Foreclosure's bright side 

Since the Missoula Athletic Club (MAC) defaulted three years ago, the East Broadway property has stood empty. But now, thanks to the foreclosure and crummy economy, a local developer sees an opportunity to convert the three-acre site into affordable housing.

The Neighborhood Stabilization Program (NSP), a new plan under the U.S. Department of Housing and Urban Development (HUD), provides emergency assistance to state and local governments to redevelop foreclosed properties—like MAC—that may otherwise decay into urban blight. Congress enacted the legislation as part of the Housing and Economic Recovery Act of 2008, a piece of a larger federal legislative effort to kick start the economy.

Rick Wishcamper and Mike Bouchee of Missoula-based Rocky Mountain Development Group hope to tap into $5 million from the program to build a 115-unit, multi-family rental property for low- and moderate-income households on the MAC site. The remainder of the $10.5 million project would come from HUD loans.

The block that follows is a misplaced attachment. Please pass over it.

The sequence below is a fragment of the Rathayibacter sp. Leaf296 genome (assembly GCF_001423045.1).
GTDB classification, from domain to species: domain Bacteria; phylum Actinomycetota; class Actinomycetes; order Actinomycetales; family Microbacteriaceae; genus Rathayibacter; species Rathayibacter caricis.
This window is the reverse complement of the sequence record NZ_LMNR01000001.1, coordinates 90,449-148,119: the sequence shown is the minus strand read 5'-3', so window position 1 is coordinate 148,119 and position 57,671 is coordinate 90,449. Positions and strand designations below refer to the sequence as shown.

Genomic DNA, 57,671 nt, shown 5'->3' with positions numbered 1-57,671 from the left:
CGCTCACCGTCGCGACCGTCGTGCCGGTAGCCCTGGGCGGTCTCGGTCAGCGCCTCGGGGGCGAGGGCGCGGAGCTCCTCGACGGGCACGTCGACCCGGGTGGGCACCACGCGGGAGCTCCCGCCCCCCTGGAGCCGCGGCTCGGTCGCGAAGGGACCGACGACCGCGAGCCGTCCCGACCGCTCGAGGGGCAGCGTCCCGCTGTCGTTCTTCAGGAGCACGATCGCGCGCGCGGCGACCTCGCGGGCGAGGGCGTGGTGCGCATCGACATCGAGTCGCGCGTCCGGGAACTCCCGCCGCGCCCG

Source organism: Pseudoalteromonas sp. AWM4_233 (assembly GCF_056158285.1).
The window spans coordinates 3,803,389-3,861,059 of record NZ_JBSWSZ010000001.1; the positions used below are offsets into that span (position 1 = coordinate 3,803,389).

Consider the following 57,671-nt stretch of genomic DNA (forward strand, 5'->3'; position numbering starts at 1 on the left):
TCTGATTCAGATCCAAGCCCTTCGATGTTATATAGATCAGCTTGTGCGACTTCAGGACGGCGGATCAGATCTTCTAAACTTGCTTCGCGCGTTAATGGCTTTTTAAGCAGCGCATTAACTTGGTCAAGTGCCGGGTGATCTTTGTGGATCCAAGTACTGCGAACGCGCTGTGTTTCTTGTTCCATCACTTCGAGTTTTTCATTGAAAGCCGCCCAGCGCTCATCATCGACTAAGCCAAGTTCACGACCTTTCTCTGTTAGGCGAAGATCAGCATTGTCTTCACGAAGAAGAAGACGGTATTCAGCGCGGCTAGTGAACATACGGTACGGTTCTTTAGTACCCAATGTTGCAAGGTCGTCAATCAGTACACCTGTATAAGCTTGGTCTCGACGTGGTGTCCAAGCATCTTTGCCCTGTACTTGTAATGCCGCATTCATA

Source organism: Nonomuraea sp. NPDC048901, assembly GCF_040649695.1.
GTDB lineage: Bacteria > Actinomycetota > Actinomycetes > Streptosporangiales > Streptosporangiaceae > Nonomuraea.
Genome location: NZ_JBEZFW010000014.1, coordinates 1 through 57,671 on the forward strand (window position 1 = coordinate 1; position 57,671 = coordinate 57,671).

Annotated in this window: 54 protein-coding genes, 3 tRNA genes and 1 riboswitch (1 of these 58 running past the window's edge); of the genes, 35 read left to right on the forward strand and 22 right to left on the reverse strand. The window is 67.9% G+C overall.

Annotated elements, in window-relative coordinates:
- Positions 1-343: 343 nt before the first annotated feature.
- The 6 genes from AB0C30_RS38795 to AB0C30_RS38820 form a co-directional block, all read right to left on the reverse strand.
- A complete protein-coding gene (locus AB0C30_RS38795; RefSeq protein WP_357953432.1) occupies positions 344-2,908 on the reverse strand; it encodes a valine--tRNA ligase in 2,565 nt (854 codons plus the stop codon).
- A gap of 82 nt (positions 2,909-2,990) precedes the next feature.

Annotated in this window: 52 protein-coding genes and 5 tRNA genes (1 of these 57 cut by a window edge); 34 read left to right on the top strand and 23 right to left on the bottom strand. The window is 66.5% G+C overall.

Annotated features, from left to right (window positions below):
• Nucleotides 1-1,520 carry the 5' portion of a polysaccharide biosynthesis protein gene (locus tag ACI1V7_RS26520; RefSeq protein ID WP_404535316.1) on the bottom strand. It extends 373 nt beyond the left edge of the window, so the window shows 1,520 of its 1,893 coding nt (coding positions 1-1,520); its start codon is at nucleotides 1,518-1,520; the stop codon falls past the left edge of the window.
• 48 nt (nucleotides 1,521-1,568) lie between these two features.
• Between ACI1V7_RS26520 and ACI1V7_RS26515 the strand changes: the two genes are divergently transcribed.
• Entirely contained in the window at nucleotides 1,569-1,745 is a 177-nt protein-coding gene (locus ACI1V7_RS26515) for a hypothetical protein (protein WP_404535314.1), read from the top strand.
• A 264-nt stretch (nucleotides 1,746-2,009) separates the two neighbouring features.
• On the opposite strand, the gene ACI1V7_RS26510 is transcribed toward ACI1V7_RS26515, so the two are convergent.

Although the city of Missoula is not beholden financially to the project, the Office of Planning and Grants must administer the grant, which requires City Council approval. The council members obliged unanimously at their June 15 meeting.

“It’s an important issue for us,” Bouchee says. “Missoula has a huge shortage of affordable housing. Certainly, the project we’re proposing wouldn’t solve the problem, but it would alleviate it a little bit. And anything we can do to help with the creation of more affordable housing in Missoula, we absolutely want to see it through.”

The project, however, hinges on whether the developers can secure NSP funds. The program awards money on a first come, first serve basis so it’s in the city’s—and the developer’s—best interest to apply early.

If the funding comes through, Bouchee says construction would begin next winter and continue throughout next year.

“This all sounds good,” he says, “but it’s contingent on us getting the funds. If our application is not successful, we’re kinda back at square one in looking for ways to develop affordable housing.”
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